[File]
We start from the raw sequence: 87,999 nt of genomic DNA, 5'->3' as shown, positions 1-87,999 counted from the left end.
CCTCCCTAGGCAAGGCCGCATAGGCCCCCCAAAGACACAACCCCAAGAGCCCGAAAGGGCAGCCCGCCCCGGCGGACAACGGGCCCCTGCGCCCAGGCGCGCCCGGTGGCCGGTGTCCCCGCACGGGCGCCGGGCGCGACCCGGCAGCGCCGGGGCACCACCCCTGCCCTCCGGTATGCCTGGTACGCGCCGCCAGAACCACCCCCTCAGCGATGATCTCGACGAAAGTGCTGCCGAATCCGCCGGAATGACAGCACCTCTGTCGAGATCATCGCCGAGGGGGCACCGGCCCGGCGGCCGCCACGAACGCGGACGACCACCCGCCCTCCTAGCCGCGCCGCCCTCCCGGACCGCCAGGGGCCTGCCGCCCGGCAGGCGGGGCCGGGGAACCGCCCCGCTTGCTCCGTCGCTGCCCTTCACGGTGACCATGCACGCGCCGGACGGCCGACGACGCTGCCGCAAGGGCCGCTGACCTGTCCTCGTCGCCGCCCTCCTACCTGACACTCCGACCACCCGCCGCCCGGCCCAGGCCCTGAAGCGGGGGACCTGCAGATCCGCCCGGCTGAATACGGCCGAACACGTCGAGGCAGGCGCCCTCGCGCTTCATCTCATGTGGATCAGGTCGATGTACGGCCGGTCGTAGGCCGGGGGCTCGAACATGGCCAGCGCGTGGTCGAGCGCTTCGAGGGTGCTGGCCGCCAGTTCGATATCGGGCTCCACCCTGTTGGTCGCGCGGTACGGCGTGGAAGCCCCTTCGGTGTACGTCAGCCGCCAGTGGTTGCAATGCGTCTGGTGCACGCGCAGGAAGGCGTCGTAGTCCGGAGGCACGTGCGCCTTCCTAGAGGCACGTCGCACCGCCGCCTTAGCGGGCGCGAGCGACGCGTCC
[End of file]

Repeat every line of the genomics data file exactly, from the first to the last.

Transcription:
We start from the raw sequence: 87,999 nt of genomic DNA, 5'->3' as shown, positions 1-87,999 counted from the left end.
CCTCCCTAGGCAAGGCCGCATAGGCCCCCCAAAGACACAACCCCAAGAGCCCGAAAGGGCAGCCCGCCCCGGCGGACAACGGGCCCCTGCGCCCAGGCGCGCCCGGTGGCCGGTGTCCCCGCACGGGCGCCGGGCGCGACCCGGCAGCGCCGGGGCACCACCCCTGCCCTCCGGTATGCCTGGTACGCGCCGCCAGAACCACCCCCTCAGCGATGATCTCGACGAAAGTGCTGCCGAATCCGCCGGAATGACAGCACCTCTGTCGAGATCATCGCCGAGGGGGCACCGGCCCGGCGGCCGCCACGAACGCGGACGACCACCCGCCCTCCTAGCCGCGCCGCCCTCCCGGACCGCCAGGGGCCTGCCGCCCGGCAGGCGGGGCCGGGGAACCGCCCCGCTTGCTCCGTCGCTGCCCTTCACGGTGACCATGCACGCGCCGGACGGCCGACGACGCTGCCGCAAGGGCCGCTGACCTGTCCTCGTCGCCGCCCTCCTACCTGACACTCCGACCACCCGCCGCCCGGCCCAGGCCCTGAAGCGGGGGACCTGCAGATCCGCCCGGCTGAATACGGCCGAACACGTCGAGGCAGGCGCCCTCGCGCTTCATCTCATGTGGATCAGGTCGATGTACGGCCGGTCGTAGGCCGGGGGCTCGAACATGGCCAGCGCGTGGTCGAGCGCTTCGAGGGTGCTGGCCGCCAGTTCGATATCGGGCTCCACCCTGTTGGTCGCGCGGTACGGCGTGGAAGCCCCTTCGGTGTACGTCAGCCGCCAGTGGTTGCAATGCGTCTGGTGCACGCGCAGGAAGGCGTCGTAGTCCGGAGGCACGTGCGCCTTCCTAGAGGCACGTCGCACCGCCGCCTTAGCGGGCGCGAGCGACGCGTCC